By Tania Orbe Martínez, professor of journalism at Universidad San Francisco de Quito*
Data verification, or fact-checking, of facts of public interest and declarations of public figures has become a worldwide trend. This practice goes back to one of the basic principles of journalism, like the contrasting of sources.
Thanks to technological development and the availability of information on the internet, fact-checking opens up new possibilities for exploration in official and independent databases. The primary objective is to guide the public in making decisions so as not to be left with only one version of the facts. It is an opportunity to vindicate journalism.
In the midst of the transformation of media conception due to web 2.0, I proposed this experimental collaborative study with two digital media outlets that verify public discourse: Ecuador Chequea and Gk.city.
The journalists of both sites worked with 15 journalism students from Universidad San Francisco de Quito (USFQ) during January and February of 2017 to verify data from the speech of the eight presidential candidates.
Fact-checking is difficult to sustain in Ecuador because it requires continued investment, exclusive dedication and in-depth investigation from journalists.
Beyond the statements, the verification of data is a necessity, not only of journalism, but of citizens, to strengthen transparency and build informed societies for better decision-making in democracy. Therefore, the objective of this study is to determine the feasibility of doing fact-checking in Ecuadorian media.
On Jan. 3, 2017, Ecuador’s presidential electoral campaigns officially began. The intense work of verifying spoken statements was undertaken by journalism students at USFQ who looked at the eight pairings of candidates for the presidency and vice-presidency in collaboration with Gk.city and Ecuador Chequea. In both sites, a group of 15 students verified statements for four weeks, from Jan. 16 to Feb. 10, 2017, up to seven days before the elections.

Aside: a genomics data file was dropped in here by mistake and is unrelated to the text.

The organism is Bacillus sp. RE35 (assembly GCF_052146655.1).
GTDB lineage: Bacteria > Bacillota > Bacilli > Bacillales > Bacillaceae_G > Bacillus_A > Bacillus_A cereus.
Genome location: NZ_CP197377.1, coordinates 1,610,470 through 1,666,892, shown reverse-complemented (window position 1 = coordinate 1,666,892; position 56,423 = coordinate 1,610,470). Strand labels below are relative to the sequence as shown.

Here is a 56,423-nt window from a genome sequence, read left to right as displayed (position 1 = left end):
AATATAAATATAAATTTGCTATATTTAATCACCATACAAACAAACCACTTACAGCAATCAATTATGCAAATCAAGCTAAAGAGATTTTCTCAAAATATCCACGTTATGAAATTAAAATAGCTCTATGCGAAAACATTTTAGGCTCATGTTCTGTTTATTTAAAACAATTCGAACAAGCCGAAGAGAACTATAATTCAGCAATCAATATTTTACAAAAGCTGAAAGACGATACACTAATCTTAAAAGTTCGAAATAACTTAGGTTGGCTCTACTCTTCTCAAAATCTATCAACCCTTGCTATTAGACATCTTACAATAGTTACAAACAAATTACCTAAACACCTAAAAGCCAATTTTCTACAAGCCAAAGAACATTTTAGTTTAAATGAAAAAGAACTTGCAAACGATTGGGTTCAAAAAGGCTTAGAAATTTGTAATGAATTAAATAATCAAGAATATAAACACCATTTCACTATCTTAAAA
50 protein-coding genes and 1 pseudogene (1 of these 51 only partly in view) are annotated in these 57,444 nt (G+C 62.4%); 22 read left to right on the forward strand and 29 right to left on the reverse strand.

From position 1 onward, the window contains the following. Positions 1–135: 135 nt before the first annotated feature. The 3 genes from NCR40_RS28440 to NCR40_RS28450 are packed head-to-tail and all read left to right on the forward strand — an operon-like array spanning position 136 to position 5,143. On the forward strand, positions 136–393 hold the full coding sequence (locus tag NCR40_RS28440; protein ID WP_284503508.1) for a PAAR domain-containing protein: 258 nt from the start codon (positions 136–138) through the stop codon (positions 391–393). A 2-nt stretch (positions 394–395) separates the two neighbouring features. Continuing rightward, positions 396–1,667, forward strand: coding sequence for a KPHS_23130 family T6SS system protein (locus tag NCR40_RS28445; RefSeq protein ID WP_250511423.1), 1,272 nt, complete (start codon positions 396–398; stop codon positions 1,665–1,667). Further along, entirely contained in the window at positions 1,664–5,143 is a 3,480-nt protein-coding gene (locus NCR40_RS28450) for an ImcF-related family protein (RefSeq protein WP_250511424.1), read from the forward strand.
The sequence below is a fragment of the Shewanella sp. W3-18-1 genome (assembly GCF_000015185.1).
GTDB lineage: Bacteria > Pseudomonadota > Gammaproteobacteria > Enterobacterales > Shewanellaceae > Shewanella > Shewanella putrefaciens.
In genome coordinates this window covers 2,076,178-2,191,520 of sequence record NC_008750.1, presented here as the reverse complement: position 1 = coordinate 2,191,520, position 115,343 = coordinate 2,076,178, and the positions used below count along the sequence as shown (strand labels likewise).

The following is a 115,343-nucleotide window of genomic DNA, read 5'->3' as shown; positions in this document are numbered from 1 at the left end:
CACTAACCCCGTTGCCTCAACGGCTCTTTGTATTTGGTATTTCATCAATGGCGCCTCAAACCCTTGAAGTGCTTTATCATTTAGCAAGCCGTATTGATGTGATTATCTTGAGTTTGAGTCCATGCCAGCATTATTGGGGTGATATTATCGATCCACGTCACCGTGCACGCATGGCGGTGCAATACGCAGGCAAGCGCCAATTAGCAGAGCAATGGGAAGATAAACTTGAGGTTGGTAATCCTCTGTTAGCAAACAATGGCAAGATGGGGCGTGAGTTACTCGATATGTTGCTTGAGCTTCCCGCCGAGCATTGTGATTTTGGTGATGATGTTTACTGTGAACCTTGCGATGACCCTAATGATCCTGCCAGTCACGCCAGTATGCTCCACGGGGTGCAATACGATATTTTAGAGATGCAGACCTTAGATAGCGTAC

The methodology in the fieldwork with the students covered six steps:
1. Explanatory workshop on the fact-finding process for USFQ journalism students with editors of the sites involved: Iván Flores** (Ecuador Chequea) and Lisette Arévalo (Gk.city).
2. Distribution of collaborative work and organization of teams among journalism students for the monitoring of candidates.
3. Observation and monitoring of presidential speech in media, public events and their social networks.
4. Approval of the professor and then of the editor, and analysis (public relevance and content) of the verifiable statements said by the presidential candidates.
5. Confirmation of data with official and unofficial sources to qualify the veracity of the statement. First revision by the teacher and second by the editors.
6. Weekly report made by the student teams as a follow-up report of each checked statement delivered
7. Academic and argumentative evaluation of USFQ journalism students in the fact-checking practice.
As their teacher, I organized the class in pairs and assigned them a candidate to monitor. The editors of Gk.city and Ecuador Chequea explained their verification processes and the range of valuation they apply to the verified statements.
With Gk.city, we agreed to deliver a verified statement from a candidate each week. However, it was not always possible to get statements from everyone because there were candidates who rarely included verifiable data in their speeches. Generally, when they spoke, they concentrated on offers and campaign promises.
With Ecuador Chequea, in order to avoid repeating the same functions or to not compete among media, the commitment was to participate in the verification of statements said during the first presidential debate on Jan. 25 and publish the verification the next day.
The speech of the candidates was not uniform. They seek to convince citizens to vote for them, even if that means lying. They devote themselves to deliberative rhetoric to achieve it. It’s about self promotion. For them, the truth with data is not the most important because it does not serve to persuade. On the other hand, the promises do.
However, statements tend to be more persuasive when they come from reliable or highly credible sources. And credibility is not born overnight, it is built little-by-little and can be destroyed in minutes.